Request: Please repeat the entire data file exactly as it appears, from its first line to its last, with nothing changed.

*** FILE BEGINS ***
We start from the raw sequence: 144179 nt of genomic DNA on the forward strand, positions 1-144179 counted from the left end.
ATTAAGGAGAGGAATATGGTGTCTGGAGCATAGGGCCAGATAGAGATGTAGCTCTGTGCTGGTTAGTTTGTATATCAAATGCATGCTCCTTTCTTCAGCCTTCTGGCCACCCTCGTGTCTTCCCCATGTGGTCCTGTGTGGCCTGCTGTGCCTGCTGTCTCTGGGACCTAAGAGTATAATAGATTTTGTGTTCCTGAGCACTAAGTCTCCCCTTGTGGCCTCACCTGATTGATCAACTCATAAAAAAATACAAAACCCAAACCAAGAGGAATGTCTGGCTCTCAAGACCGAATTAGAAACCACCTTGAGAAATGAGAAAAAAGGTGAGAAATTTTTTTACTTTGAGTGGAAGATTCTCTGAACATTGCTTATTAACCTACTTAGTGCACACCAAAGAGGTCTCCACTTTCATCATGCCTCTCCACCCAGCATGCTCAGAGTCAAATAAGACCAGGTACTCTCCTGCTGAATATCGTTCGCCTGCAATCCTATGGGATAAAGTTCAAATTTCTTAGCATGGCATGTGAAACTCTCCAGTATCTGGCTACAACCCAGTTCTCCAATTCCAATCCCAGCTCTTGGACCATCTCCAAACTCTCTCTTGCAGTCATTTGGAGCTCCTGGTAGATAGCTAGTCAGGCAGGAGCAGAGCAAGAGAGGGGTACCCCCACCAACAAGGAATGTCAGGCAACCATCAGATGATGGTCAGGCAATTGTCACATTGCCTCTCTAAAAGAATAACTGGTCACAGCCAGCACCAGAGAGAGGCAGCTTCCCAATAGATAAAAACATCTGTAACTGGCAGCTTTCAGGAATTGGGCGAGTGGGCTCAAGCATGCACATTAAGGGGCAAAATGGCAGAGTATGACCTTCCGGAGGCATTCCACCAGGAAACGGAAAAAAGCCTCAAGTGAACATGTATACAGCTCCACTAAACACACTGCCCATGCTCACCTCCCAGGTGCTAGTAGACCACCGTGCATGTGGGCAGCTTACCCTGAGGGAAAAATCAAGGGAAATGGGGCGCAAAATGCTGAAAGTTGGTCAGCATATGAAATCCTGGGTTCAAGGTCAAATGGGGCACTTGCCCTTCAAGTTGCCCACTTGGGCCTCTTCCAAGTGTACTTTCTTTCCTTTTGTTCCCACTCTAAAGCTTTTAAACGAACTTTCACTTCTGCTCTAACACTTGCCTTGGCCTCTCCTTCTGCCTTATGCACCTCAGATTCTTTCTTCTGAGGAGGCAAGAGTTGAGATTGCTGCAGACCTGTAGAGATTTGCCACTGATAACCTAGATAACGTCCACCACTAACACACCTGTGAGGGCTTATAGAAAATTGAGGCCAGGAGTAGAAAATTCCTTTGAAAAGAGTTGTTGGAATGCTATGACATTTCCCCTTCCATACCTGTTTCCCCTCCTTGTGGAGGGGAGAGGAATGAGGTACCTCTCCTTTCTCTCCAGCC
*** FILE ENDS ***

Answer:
We start from the raw sequence: 144179 nt of genomic DNA on the forward strand, positions 1-144179 counted from the left end.
ATTAAGGAGAGGAATATGGTGTCTGGAGCATAGGGCCAGATAGAGATGTAGCTCTGTGCTGGTTAGTTTGTATATCAAATGCATGCTCCTTTCTTCAGCCTTCTGGCCACCCTCGTGTCTTCCCCATGTGGTCCTGTGTGGCCTGCTGTGCCTGCTGTCTCTGGGACCTAAGAGTATAATAGATTTTGTGTTCCTGAGCACTAAGTCTCCCCTTGTGGCCTCACCTGATTGATCAACTCATAAAAAAATACAAAACCCAAACCAAGAGGAATGTCTGGCTCTCAAGACCGAATTAGAAACCACCTTGAGAAATGAGAAAAAAGGTGAGAAATTTTTTTACTTTGAGTGGAAGATTCTCTGAACATTGCTTATTAACCTACTTAGTGCACACCAAAGAGGTCTCCACTTTCATCATGCCTCTCCACCCAGCATGCTCAGAGTCAAATAAGACCAGGTACTCTCCTGCTGAATATCGTTCGCCTGCAATCCTATGGGATAAAGTTCAAATTTCTTAGCATGGCATGTGAAACTCTCCAGTATCTGGCTACAACCCAGTTCTCCAATTCCAATCCCAGCTCTTGGACCATCTCCAAACTCTCTCTTGCAGTCATTTGGAGCTCCTGGTAGATAGCTAGTCAGGCAGGAGCAGAGCAAGAGAGGGGTACCCCCACCAACAAGGAATGTCAGGCAACCATCAGATGATGGTCAGGCAATTGTCACATTGCCTCTCTAAAAGAATAACTGGTCACAGCCAGCACCAGAGAGAGGCAGCTTCCCAATAGATAAAAACATCTGTAACTGGCAGCTTTCAGGAATTGGGCGAGTGGGCTCAAGCATGCACATTAAGGGGCAAAATGGCAGAGTATGACCTTCCGGAGGCATTCCACCAGGAAACGGAAAAAAGCCTCAAGTGAACATGTATACAGCTCCACTAAACACACTGCCCATGCTCACCTCCCAGGTGCTAGTAGACCACCGTGCATGTGGGCAGCTTACCCTGAGGGAAAAATCAAGGGAAATGGGGCGCAAAATGCTGAAAGTTGGTCAGCATATGAAATCCTGGGTTCAAGGTCAAATGGGGCACTTGCCCTTCAAGTTGCCCACTTGGGCCTCTTCCAAGTGTACTTTCTTTCCTTTTGTTCCCACTCTAAAGCTTTTAAACGAACTTTCACTTCTGCTCTAACACTTGCCTTGGCCTCTCCTTCTGCCTTATGCACCTCAGATTCTTTCTTCTGAGGAGGCAAGAGTTGAGATTGCTGCAGACCTGTAGAGATTTGCCACTGATAACCTAGATAACGTCCACCACTAACACACCTGTGAGGGCTTATAGAAAATTGAGGCCAGGAGTAGAAAATTCCTTTGAAAAGAGTTGTTGGAATGCTATGACATTTCCCCTTCCATACCTGTTTCCCCTCCTTGTGGAGGGGAGAGGAATGAGGTACCTCTCCTTTCTCTCCAGCC